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Dilemma: Poor communications with your CCG

You are not getting on with your local CCG liaison officer. How should you address this?

Define what the practice wants from the CCG and refer it back to them

Dr Steve Kell

CCGs are membership organisations.  From a practice perspective, you should see this as your CCG, not a separate body. This is a fundamental change from PCTs, and relationships have become more important in the new system.

CCGs are still learning what to do in many ways so this is as an opportunity to define what the practice wants from the CCG, understand what the CCG needs from the practice and where there are gaps in the current arrangement change them. It is particularly important for the practice manager to be involved in this, as the practice now has different contracts with NHS England, local authorities and the CCG and the role of each needs to be clear.  The service the practice is keen to develop may need NHS England or the local authority input rather than the CCG.

Dealing with individuals who are poor listeners and have a brusque manner is always difficult. It can be especially difficult if the person is a GP colleague from another practice. This should be referred back to the CCG. CCGs have a responsibility for their own organisational development, and developing their own staff.

An initial informal approach, to the chief officer or chair, could raise concerns that that the current relationships aren’t effective and are preventing the CCG and the practice get the most from each other.  Hopefully the CCG team will be able to resolve the issue informally through personal development or changing the practice liaison member. If not then the practice should consider formally raising a dispute according to the CCG constitution.

Membership organisations need members to work. The CCG should be as concerned as the practice if there is a problem.

Dr Steve Kell is chair of Bassetlaw CCG, co-chair of NHS Clinical Commissioners leadership group and a GP in Worksop

Establish the key issues and involve another CCG liaison representative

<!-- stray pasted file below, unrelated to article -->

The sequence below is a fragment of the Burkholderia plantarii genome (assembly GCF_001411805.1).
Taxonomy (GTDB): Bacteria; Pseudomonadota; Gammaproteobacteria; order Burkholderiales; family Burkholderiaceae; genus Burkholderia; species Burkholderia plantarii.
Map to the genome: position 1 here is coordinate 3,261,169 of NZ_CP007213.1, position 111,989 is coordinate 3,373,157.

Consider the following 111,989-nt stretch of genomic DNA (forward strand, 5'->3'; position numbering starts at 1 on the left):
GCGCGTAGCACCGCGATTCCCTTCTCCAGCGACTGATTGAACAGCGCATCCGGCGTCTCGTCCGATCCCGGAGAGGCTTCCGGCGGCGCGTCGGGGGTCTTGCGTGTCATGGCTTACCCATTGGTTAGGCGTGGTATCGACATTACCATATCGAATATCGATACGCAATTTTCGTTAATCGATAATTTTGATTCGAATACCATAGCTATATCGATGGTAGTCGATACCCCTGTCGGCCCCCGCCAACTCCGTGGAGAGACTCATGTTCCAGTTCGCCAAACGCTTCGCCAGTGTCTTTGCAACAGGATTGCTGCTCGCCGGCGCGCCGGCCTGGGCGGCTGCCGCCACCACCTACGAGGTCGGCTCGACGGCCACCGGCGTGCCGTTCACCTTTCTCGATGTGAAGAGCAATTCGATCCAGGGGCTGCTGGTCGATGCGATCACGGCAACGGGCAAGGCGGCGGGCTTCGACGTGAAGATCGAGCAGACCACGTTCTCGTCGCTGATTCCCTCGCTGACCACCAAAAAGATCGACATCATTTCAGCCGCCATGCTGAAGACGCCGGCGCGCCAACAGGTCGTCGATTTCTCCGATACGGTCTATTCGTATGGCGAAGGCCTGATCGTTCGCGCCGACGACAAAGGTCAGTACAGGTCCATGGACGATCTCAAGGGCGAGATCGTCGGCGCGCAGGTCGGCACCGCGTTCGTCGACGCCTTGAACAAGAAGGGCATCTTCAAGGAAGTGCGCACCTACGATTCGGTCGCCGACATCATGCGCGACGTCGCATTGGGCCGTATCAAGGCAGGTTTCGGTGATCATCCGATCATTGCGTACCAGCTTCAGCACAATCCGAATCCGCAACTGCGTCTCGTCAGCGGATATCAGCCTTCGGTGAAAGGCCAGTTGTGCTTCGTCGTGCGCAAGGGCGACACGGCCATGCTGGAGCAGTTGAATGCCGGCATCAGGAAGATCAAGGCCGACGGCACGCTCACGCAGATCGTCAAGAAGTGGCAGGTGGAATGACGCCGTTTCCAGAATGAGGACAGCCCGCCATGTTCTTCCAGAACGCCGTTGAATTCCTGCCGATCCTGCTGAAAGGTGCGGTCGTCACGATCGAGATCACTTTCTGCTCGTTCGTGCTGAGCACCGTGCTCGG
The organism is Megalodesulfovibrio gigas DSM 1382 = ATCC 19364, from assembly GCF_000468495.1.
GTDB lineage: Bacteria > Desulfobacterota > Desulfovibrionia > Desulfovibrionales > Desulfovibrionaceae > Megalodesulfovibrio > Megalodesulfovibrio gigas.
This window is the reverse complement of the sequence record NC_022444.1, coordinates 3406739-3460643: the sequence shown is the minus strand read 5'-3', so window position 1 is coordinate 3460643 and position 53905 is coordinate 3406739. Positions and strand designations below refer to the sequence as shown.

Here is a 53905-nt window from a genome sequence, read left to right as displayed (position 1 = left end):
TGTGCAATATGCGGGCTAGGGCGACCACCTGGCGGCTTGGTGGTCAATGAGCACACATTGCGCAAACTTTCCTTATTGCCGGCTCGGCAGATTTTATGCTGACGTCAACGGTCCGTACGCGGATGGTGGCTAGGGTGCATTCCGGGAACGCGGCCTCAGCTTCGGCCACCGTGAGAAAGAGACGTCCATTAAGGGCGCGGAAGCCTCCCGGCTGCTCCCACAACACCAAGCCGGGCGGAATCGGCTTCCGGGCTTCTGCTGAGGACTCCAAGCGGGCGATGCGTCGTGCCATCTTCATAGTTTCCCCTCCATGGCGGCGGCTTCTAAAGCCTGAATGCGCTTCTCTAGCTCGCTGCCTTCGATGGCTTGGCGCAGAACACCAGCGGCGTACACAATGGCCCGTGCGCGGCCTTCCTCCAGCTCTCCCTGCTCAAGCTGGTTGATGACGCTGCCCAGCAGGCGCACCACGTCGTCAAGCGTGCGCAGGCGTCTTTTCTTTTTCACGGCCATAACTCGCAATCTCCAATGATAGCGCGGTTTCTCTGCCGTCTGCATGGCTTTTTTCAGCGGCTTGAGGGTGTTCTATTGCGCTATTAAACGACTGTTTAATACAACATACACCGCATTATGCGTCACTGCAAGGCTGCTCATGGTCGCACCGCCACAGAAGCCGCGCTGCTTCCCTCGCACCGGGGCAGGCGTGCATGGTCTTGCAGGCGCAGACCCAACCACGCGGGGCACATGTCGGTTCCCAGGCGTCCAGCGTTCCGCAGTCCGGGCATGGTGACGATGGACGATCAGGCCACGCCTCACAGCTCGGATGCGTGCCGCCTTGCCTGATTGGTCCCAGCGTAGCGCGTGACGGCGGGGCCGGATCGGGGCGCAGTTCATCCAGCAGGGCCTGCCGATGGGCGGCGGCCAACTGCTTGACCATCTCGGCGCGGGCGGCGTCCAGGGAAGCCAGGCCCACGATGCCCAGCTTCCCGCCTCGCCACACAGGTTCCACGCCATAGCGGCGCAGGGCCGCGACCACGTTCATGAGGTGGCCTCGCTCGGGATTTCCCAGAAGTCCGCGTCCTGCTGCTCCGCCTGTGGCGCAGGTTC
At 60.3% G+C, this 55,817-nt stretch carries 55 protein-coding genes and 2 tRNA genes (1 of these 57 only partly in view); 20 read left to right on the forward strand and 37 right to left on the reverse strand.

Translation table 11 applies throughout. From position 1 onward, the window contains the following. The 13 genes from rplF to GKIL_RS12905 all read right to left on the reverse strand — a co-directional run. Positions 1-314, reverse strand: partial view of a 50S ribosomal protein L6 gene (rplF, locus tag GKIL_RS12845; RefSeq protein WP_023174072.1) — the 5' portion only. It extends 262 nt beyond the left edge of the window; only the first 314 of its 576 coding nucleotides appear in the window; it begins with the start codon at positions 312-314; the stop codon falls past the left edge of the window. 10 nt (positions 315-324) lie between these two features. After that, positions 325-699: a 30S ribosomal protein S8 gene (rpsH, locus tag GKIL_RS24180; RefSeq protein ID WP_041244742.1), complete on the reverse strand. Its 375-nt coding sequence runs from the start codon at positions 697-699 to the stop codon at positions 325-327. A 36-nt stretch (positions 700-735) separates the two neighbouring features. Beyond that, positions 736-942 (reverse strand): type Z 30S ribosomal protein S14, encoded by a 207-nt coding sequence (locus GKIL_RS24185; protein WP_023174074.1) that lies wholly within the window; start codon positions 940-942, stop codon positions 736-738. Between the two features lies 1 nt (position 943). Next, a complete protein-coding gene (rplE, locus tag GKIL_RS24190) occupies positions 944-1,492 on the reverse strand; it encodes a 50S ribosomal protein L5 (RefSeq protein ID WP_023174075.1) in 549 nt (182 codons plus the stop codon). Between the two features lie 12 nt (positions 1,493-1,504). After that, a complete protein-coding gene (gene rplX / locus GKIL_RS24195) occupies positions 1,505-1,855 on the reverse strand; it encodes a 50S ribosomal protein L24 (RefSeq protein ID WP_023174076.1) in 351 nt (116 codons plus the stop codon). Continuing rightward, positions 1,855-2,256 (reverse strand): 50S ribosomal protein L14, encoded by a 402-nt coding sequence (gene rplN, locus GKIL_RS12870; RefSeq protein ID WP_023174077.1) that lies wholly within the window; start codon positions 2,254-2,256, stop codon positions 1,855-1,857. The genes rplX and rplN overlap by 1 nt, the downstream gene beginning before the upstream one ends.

Dr Jagan John - online

Communication is a key part of CCG working and a key determinant in GP engagement. This is very much related to your membership agreement and there should be an escalation process.

Regardless, at first, I would try to establish what the key issues are, and try to address these with the directly with the liaison saying you are not happy and ask for some action. If that is not satisfactory, I would suggest involving another liaison - via email or another meeting - who could then raise this with the CCG.

Depending on your local process, the matter could also be brought up at your open forum with the CCG and/or brought to the CCG’s attention through the practice risk log that feeds into the CCG´s risks log.

Failing this, you could raise this directly with the chair or the chief operating officer for the CCG. All CCGs will be keen to resolve issues like this and try to keep an open and transparent dialogue. The CCG will be keen to look into this further as there maybe other practices with similar issues which will need addressing.

Dr Jagan John is a clinical director of Barking and Dagenham CCG and a GP at King Edwards Medical Centre in Barking

React as a locality, rather than as a lone voice

Dr Rebecca Thornley - online

This scenario goes to the heart of the practice’s relationship with the CCG, and its relationships with other practices.

Some CCGs understand that getting member practices on side is core business. Without that engagement, CCGs will lack a clinical mandate to change local services and will be unable to tap into the expertise of clinicians and practice managers to make well-informed commissioning plans.

But engagement is a two-way street and practices shouldn’t just lie back and wait for the CCG to woo them.

In this example, the question arises about what the practice had done to make the business case for its idea. Did it do a good job communicating the idea? Did it seek the support of other practices in the area by involving them in the discussion? Did it do any other testing of the idea – a survey of patients perhaps – to provide evidence that would make it hard to ignore.

Acting as a locality, rather than as a lone voice, will always give ideas more traction. The poor communicator could have been invited to hear about the plan at a meeting to which the CCG accountable officer and clinical lead could also have been invited.

The message is: don’t wait to be invited to the party. If you take ownership of your part in the development of the local health system, you won’t need to be on every committee to make your voice heard.

Rebecca Thornley is associate director of Primary Care Commissioning

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